The Organic System Plan

What You Need to Know About Creating an Organic System Plan

To apply for organic certification, you must create an Organic System Plan (OSP), which describes how your farming, handling and/or processing practices meet organic standards. The OSP should clearly explain your operating plan, including information on crops, animals, harvests, sales, records, soil-building practices, pest management, health care, pasture, and any other practices related to organic production.

Organic records include:

  • Materials list outlining all substances used during the production of organic crops and livestock, including composts, fertilizers, insecticides, fungicides, health-care products, and feed.
  • A map of all farmlands and production areas, illustrating how organic products are protected from contact with non-organically managed land.
  • Complete field history for growing areas and pastures used in organic production, which includes plot size, crops, and any substances that have been used.
  • Biodiversity plan outlining natural resource conservation.

Once completed, producers and handlers will send the OSP to a certifier as a part of their certification application.

Download the Guide for Organic Crop Producers (pdf) for more detailed guidance

OSPs for Split Operations, Livestock Producers, and Handlers/Processors

Split Operations

Many transitioning producers choose to convert only a portion of their land to organic production, while continuing to use conventional practices on other plots. This is known as a “split operation” and allows producers to begin raising organic products gradually. Producers may choose to transition to a fully organic operation over time or maintain split operations indefinitely.

When completing an OSP, split operations:

  • Must document any way that organic products might mix or come in contact with non-organic products or prohibited substances.
  • May need to provide information on both conventional and organic activities so that certifiers and inspectors can make sure the products are separated.

Download the Guide for Organic Crop Producers (pdf) for more detailed guidance

Livestock Producers

Organic livestock producers must also follow organic guidelines for growing organic pasture and feed, as well as raising organic animals. Guidelines include the following:

  • Generally, organic livestock must be raised organically from at least the third trimester of gestation.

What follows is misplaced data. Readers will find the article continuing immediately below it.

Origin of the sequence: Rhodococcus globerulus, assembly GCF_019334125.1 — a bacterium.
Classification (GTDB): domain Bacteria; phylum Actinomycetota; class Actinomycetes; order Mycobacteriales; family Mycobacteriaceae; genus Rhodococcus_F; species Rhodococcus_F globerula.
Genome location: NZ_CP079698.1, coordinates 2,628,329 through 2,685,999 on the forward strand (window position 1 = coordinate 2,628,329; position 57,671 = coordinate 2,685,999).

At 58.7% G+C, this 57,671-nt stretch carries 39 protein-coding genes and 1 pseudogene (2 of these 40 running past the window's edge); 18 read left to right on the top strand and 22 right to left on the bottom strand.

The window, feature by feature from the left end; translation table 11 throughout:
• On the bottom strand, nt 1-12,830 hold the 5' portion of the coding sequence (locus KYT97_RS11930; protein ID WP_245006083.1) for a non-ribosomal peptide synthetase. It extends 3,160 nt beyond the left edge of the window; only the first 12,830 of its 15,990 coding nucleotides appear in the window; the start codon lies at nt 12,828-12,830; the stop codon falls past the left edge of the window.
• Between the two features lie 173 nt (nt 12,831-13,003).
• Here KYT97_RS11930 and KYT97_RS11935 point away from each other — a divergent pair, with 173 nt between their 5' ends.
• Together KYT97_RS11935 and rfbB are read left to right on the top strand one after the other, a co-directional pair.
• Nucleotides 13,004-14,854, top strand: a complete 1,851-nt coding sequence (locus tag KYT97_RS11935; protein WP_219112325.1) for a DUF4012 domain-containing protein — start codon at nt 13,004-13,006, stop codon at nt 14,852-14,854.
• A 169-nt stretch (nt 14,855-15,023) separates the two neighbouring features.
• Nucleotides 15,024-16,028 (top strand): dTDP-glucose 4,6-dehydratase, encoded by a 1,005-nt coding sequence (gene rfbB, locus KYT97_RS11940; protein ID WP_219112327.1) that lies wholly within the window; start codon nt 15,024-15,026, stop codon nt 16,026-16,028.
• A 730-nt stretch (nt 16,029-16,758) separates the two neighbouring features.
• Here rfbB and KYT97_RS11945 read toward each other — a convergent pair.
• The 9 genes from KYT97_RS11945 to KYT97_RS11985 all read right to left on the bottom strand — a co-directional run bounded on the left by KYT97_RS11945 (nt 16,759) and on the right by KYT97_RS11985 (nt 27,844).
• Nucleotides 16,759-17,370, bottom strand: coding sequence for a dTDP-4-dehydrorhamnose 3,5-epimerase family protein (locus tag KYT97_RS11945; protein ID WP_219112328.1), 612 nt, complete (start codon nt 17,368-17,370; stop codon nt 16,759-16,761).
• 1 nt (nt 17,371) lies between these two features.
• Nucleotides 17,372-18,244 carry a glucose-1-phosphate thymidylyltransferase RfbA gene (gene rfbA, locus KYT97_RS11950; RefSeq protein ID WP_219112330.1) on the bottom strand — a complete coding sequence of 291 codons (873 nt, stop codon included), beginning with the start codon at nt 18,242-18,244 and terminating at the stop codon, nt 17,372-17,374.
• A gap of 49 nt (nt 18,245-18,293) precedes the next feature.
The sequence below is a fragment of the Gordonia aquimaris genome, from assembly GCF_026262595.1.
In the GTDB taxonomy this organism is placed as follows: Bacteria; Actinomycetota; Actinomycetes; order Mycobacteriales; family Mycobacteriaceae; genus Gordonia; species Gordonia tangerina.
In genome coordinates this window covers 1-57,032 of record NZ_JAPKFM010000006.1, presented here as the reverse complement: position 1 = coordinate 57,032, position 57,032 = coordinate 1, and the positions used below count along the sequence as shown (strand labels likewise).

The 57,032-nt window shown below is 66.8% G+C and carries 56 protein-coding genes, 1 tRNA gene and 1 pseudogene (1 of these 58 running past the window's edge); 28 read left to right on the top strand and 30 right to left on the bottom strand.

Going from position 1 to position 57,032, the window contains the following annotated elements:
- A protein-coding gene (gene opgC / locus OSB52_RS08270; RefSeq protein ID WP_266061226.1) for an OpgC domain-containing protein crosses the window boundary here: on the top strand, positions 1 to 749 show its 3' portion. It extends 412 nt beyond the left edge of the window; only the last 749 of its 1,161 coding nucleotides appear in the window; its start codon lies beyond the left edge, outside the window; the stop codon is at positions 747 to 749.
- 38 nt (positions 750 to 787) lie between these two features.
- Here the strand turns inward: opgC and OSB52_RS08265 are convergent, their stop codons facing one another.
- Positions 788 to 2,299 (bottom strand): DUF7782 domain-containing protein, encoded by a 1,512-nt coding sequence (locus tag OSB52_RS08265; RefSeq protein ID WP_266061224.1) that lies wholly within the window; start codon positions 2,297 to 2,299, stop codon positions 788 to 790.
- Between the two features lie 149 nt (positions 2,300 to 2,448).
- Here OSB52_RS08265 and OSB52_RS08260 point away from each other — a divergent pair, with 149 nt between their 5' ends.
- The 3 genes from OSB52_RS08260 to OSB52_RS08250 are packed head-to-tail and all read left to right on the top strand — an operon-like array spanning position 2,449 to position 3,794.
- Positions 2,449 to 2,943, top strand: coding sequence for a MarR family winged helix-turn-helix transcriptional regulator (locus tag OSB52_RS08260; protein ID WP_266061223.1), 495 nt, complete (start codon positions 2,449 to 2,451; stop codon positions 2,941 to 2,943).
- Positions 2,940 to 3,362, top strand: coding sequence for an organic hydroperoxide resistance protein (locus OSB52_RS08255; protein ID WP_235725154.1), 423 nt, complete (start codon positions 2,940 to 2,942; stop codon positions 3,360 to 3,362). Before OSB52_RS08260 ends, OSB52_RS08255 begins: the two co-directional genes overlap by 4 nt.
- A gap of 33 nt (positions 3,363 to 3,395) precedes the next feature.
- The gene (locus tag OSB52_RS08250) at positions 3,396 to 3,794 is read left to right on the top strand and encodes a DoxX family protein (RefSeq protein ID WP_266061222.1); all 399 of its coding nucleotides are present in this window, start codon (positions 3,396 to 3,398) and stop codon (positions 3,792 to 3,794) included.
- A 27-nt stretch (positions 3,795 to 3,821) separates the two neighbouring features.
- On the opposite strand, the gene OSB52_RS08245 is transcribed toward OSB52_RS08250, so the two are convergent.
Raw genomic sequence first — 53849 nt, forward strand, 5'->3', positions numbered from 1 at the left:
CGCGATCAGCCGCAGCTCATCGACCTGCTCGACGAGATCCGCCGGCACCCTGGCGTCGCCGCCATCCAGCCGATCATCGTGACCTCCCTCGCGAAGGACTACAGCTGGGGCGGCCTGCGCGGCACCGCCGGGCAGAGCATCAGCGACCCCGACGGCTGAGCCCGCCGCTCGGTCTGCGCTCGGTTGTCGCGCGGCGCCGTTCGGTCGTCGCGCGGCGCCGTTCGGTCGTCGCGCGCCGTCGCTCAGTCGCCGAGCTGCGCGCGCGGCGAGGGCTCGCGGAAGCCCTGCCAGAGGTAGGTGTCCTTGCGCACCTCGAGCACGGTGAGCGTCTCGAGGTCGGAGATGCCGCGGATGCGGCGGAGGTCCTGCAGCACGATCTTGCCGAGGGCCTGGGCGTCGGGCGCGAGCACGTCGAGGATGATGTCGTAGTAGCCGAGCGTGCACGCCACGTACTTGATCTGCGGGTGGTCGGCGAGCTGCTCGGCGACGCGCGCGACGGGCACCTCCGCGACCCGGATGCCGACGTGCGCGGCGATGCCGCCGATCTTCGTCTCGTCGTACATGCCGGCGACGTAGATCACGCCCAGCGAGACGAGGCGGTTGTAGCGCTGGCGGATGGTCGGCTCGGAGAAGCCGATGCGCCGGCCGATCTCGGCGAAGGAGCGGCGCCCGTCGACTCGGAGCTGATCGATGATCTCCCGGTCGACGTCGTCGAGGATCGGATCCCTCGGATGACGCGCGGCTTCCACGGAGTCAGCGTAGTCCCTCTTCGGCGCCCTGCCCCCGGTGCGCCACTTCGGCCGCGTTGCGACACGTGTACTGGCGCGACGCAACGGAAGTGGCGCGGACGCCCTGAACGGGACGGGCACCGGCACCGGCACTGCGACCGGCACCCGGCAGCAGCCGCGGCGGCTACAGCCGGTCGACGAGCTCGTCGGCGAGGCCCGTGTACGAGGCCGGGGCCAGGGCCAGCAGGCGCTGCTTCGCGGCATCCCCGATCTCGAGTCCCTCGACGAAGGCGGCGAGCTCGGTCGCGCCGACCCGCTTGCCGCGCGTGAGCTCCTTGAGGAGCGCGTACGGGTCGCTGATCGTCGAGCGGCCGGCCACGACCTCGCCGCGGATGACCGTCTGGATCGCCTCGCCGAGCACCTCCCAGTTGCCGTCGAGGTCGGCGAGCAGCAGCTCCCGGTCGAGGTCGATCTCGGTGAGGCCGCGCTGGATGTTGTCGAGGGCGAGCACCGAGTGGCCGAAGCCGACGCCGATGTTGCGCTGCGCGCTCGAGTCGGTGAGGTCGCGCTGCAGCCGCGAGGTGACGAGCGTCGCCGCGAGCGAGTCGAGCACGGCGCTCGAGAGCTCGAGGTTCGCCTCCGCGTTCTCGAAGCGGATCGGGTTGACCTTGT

• Birds used for poultry or egg production, may come from any source, but must be raised organically beginning the second day of life.
  • Dairy animals must be raised organically for at least one year before their milk and milk products can be sold as organic.
  • Organic livestock may only eat certified organic feed.
  • Any pastures, forages, and plant-based bedding (such as hay) that livestock use or eat must be certified organic.
  • Ruminant animals (cattle, sheep, and goats) must spend at least one-third of the year on pasture.

Download the Guide for Organic Livestock Producers (pdf) for more detailed guidance

Handlers and Processors

Since their operations don’t use land for production, organic handlers and processors do not have a three-year transition. However, they must still complete an OSP that describes their handling and processing activities, including information about the type of business, ingredient purchases, transportation of raw ingredients, storage, cleaning and sanitation, processing, pest management, sales, and records.

The OSP for handlers should also include the following items:

  • Flowchart that shows the movement of organic products from the time they are received at the facility to the time they are sold as finished products
  • Facility map with enough detail to show the inspector where processing equipment is located
  • Product profile for each individual product that lists all ingredients and processing aids used and the suppliers from which they were obtained
  • Organic certificates from each supplier that verify ingredients are in fact organic
  • Labels for each organic product produced
  • List of materials used on food-contact surfaces, including cleansers and sanitizers
  • List of substances used during or after products are washed

Download the Guide for Organic Processors (pdf) for more detailed guidance

Other Helpful Resources

All About NOP